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Diabetes Care. 2011 Jan;34(1):210-5. doi: 10.2337/dc10-0665. Epub 2010 Oct 11.

Prevalence, metabolic features, and prognosis of metabolically healthy obese Italian individuals: the Cremona Study.

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  • 1Division of Metabolic and Cardiovascular Sciences, Istituto Scientifico H San Raffaele, Milan, Italy.

Abstract

OBJECTIVE:

Some obese individuals have normal insulin sensitivity. It is controversial whether this phenotype is associated with increased all-cause mortality risk.

RESEARCH DESIGN AND METHODS:

Fifteen-year all-cause mortality data were obtained through the Regional Health Registry for 2,011 of 2,074 Caucasian middle-aged individuals of the Cremona Study, a population study on the prevalence of diabetes in Italy. Individuals were divided in four categories according to BMI (nonobese: <30 kg/m²; obese: ≥30 kg/m²) and estimated insulin resistance (insulin sensitive: homeostasis model assessment of insulin resistance <2.5; insulin resistant ≥2.5).

RESULTS:

Obese insulin-sensitive subjects represented 11% (95% CI 8.1-14.5) of the obese population. This phenotype had similar BMI but lower waist circumference, blood pressure, fasting glucose, triglycerides, and fibrinogen and higher HDL cholesterol than obese insulin-resistant subjects. In the 15-year follow-up, 495 deaths (cardiovascular disease [CVD]: n = 221; cancer: n = 180) occurred. All-cause mortality adjusted for age and sex was higher in the obese insulin-resistant subjects (hazard ratio 1.40 [95% CI 1.08-1.81], P = 0.01) but not in the obese insulin-sensitive subjects (0.99 [0.46-2.11], P = 0.97) when compared with nonobese insulin-sensitive subjects. Also, mortality for CVD and cancer was higher in the obese insulin-resistant subjects but not in the obese insulin-sensitive subjects when compared with nonobese insulin-sensitive subjects.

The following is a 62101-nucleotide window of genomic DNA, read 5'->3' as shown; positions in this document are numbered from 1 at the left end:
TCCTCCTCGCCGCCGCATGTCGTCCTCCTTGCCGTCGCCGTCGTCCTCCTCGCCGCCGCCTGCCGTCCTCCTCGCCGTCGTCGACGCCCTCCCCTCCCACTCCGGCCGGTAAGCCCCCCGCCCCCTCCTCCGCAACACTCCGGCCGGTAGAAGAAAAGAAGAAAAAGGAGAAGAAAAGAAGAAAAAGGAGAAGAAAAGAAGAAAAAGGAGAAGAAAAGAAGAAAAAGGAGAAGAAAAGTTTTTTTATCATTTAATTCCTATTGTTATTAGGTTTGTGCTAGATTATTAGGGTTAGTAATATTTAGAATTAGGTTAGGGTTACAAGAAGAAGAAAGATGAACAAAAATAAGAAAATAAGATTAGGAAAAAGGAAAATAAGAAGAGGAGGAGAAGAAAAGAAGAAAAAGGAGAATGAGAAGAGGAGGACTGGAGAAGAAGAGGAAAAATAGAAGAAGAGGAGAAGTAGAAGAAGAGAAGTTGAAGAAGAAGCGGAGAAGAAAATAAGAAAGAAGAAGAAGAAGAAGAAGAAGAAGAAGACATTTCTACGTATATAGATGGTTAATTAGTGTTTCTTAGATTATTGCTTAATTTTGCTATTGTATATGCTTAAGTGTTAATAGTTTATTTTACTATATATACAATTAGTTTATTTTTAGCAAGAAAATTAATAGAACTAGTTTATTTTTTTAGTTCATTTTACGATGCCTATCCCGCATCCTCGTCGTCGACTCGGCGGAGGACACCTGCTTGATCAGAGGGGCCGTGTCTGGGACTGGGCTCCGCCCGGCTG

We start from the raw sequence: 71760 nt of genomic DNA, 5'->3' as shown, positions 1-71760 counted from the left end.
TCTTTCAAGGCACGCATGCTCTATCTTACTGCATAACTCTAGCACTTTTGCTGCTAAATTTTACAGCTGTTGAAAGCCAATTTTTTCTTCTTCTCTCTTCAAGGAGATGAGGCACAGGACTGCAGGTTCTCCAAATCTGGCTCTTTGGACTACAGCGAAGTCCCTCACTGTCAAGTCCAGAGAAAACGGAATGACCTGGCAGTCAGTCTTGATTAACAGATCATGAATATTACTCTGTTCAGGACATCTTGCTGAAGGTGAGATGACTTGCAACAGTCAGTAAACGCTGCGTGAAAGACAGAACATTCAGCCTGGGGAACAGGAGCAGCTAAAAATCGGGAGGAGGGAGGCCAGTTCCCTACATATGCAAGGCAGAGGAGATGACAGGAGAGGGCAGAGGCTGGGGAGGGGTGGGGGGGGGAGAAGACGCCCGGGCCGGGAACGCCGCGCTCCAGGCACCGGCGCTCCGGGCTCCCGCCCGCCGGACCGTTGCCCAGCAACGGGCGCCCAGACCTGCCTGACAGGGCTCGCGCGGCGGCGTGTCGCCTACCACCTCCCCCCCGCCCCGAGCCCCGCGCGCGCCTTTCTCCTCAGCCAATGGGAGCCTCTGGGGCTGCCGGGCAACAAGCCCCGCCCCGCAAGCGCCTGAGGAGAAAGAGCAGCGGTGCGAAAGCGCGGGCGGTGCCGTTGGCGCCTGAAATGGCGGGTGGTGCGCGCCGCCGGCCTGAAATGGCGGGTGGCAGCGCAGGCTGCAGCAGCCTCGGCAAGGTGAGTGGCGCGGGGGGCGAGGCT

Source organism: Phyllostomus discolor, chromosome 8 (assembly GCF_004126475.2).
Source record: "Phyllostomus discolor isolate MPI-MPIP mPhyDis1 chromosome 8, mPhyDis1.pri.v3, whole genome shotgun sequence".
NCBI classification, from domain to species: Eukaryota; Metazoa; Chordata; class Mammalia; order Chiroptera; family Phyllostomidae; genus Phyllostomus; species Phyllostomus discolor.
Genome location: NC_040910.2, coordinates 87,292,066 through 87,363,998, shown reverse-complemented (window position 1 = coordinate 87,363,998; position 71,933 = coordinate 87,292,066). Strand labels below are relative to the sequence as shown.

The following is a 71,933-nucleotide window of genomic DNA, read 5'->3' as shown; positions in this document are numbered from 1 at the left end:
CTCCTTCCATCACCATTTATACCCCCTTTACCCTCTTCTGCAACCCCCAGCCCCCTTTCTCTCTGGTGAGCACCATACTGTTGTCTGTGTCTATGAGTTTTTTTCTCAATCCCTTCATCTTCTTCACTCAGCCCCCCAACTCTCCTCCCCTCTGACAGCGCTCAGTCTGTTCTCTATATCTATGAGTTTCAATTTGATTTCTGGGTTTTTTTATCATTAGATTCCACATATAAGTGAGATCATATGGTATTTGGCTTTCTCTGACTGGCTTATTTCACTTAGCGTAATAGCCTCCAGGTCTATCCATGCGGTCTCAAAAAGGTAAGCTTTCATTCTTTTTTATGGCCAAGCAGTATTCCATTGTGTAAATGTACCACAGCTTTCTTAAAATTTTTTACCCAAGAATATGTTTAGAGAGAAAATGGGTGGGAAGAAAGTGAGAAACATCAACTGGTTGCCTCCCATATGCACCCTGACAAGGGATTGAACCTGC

CONCLUSIONS:

In contrast to obese insulin-resistant subjects, metabolically healthy obese individuals are less common than previously thought and do not show increased all-cause, cancer, and CVD mortality risks in a 15-year follow-up study.

PMID:
20937689
PMCID:
PMC3005463
DOI:
10.2337/dc10-0665
[PubMed - indexed for MEDLINE]
Free PMC Article
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